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MAJOR DEPRESSIVE DISORDER

General Considerations

A. Epidemiology

The separation into bipolar and non-bipolar disorder has proved clinically and diagnostically useful. It is supported by family studies, twin studies, and biological studies. It is supported further by differential clinical responses to treatment and differential disease onsets and outcomes. To these factors, we can add the epidemiologic risk factors detailed in Table 17–1.

Table 17–1Risk Factors for Major Depressive Disorder

Symptoms and disorders of the depression spectrum are rather common. Lifetime prevalence rates for significant depressive symptoms are 13–20% and for major depressive disorder 3.7–6.7%. Major depressive disorder is about two to three times as common in adolescent and adult females as in adolescent and adult males. In prepubertal children, boys and girls are affected equally. Rates in women and men are highest in the 25–44-year-old age group.

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Boyd  JH, Weissman  MM: Epidemiology. In: Paykel  ES, ed. Handbook of Affective Disorders. New York: Guilford Press; 1982:109–125.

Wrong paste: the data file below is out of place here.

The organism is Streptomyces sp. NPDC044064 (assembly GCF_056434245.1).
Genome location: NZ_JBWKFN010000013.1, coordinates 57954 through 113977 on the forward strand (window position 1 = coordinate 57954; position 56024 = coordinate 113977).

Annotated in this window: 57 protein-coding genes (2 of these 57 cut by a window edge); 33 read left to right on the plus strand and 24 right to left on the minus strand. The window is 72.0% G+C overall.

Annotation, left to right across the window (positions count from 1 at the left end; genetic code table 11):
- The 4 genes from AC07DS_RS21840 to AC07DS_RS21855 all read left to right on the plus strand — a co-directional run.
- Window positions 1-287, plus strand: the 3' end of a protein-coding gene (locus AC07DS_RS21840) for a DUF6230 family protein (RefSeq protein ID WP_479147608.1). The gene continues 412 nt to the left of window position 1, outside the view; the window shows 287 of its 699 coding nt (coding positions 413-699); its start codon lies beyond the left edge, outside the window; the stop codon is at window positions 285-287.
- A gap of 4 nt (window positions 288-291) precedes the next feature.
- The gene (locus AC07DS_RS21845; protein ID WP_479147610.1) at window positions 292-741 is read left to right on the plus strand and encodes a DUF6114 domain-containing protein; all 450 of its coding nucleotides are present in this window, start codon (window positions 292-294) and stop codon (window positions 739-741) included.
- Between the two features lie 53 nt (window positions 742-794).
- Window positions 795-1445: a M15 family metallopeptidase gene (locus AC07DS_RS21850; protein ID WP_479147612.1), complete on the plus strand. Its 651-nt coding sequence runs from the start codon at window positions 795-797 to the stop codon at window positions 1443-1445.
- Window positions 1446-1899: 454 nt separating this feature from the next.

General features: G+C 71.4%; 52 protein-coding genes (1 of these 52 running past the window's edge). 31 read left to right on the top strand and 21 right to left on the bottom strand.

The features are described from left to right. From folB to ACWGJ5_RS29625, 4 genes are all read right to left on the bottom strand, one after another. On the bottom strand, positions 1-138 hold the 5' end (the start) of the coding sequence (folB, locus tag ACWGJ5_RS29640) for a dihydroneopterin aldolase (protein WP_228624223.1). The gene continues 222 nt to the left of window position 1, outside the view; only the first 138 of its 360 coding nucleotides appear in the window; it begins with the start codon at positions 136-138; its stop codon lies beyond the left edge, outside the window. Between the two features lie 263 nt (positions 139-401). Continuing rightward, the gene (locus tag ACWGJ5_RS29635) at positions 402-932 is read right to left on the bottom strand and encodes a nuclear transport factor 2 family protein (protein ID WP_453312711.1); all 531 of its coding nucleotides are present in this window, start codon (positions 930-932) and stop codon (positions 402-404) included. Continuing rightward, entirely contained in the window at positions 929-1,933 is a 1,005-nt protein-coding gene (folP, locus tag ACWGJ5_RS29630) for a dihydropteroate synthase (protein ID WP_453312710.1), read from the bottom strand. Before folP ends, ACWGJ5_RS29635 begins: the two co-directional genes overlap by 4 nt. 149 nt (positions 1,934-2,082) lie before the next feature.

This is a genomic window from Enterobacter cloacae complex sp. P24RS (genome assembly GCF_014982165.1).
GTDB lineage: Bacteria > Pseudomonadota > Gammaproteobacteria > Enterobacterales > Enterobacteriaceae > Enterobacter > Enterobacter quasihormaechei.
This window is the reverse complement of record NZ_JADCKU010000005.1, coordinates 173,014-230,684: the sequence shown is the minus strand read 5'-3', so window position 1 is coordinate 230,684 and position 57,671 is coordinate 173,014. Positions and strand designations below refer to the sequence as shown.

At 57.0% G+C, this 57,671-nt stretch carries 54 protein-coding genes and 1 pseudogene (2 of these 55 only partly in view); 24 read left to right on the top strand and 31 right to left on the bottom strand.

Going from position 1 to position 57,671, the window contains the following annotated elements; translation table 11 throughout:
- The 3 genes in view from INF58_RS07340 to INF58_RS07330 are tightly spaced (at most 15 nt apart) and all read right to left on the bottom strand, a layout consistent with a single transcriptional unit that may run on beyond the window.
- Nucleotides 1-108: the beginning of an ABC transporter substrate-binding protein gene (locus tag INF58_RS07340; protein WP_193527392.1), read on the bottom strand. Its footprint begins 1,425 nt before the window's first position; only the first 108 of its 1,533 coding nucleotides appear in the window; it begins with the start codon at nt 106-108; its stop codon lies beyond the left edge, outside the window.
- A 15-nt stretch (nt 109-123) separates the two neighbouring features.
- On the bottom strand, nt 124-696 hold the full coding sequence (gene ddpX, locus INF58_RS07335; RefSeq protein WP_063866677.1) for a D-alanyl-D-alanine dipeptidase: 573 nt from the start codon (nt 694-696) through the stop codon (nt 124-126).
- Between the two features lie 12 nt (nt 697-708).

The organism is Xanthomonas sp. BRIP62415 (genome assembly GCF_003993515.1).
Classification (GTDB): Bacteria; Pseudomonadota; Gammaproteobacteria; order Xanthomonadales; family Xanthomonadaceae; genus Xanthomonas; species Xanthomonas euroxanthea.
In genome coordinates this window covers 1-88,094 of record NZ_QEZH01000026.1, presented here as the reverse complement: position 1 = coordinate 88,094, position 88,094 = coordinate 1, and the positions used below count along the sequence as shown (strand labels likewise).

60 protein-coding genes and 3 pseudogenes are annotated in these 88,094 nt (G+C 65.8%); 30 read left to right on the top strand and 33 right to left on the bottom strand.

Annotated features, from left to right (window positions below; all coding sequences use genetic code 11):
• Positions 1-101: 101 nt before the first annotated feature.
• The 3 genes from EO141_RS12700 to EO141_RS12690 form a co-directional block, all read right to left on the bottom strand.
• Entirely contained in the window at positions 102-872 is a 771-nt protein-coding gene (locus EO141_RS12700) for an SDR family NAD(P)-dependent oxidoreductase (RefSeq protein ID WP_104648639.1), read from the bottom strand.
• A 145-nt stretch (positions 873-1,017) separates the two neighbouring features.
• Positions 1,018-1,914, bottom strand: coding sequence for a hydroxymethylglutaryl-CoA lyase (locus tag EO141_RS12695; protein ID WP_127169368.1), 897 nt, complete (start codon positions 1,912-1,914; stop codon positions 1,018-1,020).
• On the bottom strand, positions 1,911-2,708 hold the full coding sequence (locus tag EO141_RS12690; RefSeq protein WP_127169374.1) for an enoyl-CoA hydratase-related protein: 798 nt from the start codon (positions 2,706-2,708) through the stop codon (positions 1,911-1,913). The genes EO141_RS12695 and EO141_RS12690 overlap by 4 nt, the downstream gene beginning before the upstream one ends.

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Weissman  MN, Livingston Bruce  M, Leaf  PJ,  et al. Affective disorders. In: Robins  LN, Regier  DA, eds. Psychiatric Disorders in America. New York: Free Press; 1991:53–80.

B. Etiology

Despite intensive attempts to establish its etiologic or pathophysiologic basis, the precise cause of major depressive disorder is not known. There is consensus that multiple etiologic factors—genetic, biochemical, psychodynamic, and socioenvironmental—may interact in complex ways and that the modern-day understanding of depressive disorder requires an understanding of the interrelationships among these factors.

1. Life events

Recent evidence confirms that crucial life events, particularly the death or loss of a loved one, can precede the onset of depression. However, such losses precede only a small (though substantial) number of cases of depression. Fewer than 20% of individuals experiencing losses become clinically depressed. Although other major life events may occur prior to the onset of depression, many patients become depressed with little or no apparent provocation. These observations argue strongly for a predisposing factor, probably genetic, developmental, or temperamental in nature.

2. Biological theories
i. Neurotransmitters

Associations between mood and monoamines (i.e., norepinephrine, serotonin, and dopamine) were first indicated serendipitously by the mood-altering effects of isoniazid (used initially for the treatment of tuberculosis) and later by reports ...

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